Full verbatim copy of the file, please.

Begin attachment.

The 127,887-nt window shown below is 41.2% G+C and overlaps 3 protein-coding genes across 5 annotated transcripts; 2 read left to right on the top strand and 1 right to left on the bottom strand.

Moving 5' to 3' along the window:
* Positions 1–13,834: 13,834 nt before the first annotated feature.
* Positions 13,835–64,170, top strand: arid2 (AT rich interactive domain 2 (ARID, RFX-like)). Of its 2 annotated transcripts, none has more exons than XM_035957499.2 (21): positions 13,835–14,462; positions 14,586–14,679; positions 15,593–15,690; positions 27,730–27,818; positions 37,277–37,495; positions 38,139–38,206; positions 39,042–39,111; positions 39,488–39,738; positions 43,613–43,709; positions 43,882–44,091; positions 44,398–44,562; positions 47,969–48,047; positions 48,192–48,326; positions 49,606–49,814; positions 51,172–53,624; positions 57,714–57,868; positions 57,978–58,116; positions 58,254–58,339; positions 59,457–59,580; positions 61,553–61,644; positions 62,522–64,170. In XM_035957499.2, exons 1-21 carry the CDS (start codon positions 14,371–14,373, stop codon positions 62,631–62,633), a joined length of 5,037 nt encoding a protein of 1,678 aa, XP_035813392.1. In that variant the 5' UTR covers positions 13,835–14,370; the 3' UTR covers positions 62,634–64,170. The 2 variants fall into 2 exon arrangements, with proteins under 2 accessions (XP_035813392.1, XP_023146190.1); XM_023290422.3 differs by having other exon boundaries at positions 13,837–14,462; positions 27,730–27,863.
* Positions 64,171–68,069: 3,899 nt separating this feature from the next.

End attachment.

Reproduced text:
The 127,887-nt window shown below is 41.2% G+C and overlaps 3 protein-coding genes across 5 annotated transcripts; 2 read left to right on the top strand and 1 right to left on the bottom strand.

Moving 5' to 3' along the window:
* Positions 1–13,834: 13,834 nt before the first annotated feature.
* Positions 13,835–64,170, top strand: arid2 (AT rich interactive domain 2 (ARID, RFX-like)). Of its 2 annotated transcripts, none has more exons than XM_035957499.2 (21): positions 13,835–14,462; positions 14,586–14,679; positions 15,593–15,690; positions 27,730–27,818; positions 37,277–37,495; positions 38,139–38,206; positions 39,042–39,111; positions 39,488–39,738; positions 43,613–43,709; positions 43,882–44,091; positions 44,398–44,562; positions 47,969–48,047; positions 48,192–48,326; positions 49,606–49,814; positions 51,172–53,624; positions 57,714–57,868; positions 57,978–58,116; positions 58,254–58,339; positions 59,457–59,580; positions 61,553–61,644; positions 62,522–64,170. In XM_035957499.2, exons 1-21 carry the CDS (start codon positions 14,371–14,373, stop codon positions 62,631–62,633), a joined length of 5,037 nt encoding a protein of 1,678 aa, XP_035813392.1. In that variant the 5' UTR covers positions 13,835–14,370; the 3' UTR covers positions 62,634–64,170. The 2 variants fall into 2 exon arrangements, with proteins under 2 accessions (XP_035813392.1, XP_023146190.1); XM_023290422.3 differs by having other exon boundaries at positions 13,837–14,462; positions 27,730–27,863.
* Positions 64,171–68,069: 3,899 nt separating this feature from the next.